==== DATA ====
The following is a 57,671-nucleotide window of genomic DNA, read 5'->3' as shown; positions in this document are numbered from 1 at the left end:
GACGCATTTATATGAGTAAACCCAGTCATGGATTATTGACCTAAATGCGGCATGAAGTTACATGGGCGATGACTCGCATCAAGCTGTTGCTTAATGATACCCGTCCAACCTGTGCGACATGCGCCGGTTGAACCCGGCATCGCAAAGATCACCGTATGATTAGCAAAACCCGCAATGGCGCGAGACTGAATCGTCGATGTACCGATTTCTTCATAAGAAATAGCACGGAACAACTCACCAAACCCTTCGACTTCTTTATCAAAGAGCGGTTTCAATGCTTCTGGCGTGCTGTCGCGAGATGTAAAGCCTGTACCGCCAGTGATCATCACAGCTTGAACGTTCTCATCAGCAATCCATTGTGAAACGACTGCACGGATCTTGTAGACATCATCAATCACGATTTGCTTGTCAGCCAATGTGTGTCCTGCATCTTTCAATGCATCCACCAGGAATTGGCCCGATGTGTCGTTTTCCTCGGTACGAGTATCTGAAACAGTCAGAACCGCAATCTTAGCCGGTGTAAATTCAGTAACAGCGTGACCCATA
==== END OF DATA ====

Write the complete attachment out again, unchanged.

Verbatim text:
The following is a 57,671-nucleotide window of genomic DNA, read 5'->3' as shown; positions in this document are numbered from 1 at the left end:
GACGCATTTATATGAGTAAACCCAGTCATGGATTATTGACCTAAATGCGGCATGAAGTTACATGGGCGATGACTCGCATCAAGCTGTTGCTTAATGATACCCGTCCAACCTGTGCGACATGCGCCGGTTGAACCCGGCATCGCAAAGATCACCGTATGATTAGCAAAACCCGCAATGGCGCGAGACTGAATCGTCGATGTACCGATTTCTTCATAAGAAATAGCACGGAACAACTCACCAAACCCTTCGACTTCTTTATCAAAGAGCGGTTTCAATGCTTCTGGCGTGCTGTCGCGAGATGTAAAGCCTGTACCGCCAGTGATCATCACAGCTTGAACGTTCTCATCAGCAATCCATTGTGAAACGACTGCACGGATCTTGTAGACATCATCAATCACGATTTGCTTGTCAGCCAATGTGTGTCCTGCATCTTTCAATGCATCCACCAGGAATTGGCCCGATGTGTCGTTTTCCTCGGTACGAGTATCTGAAACAGTCAGAACCGCAATCTTAGCCGGTGTAAATTCAGTAACAGCGTGACCCATA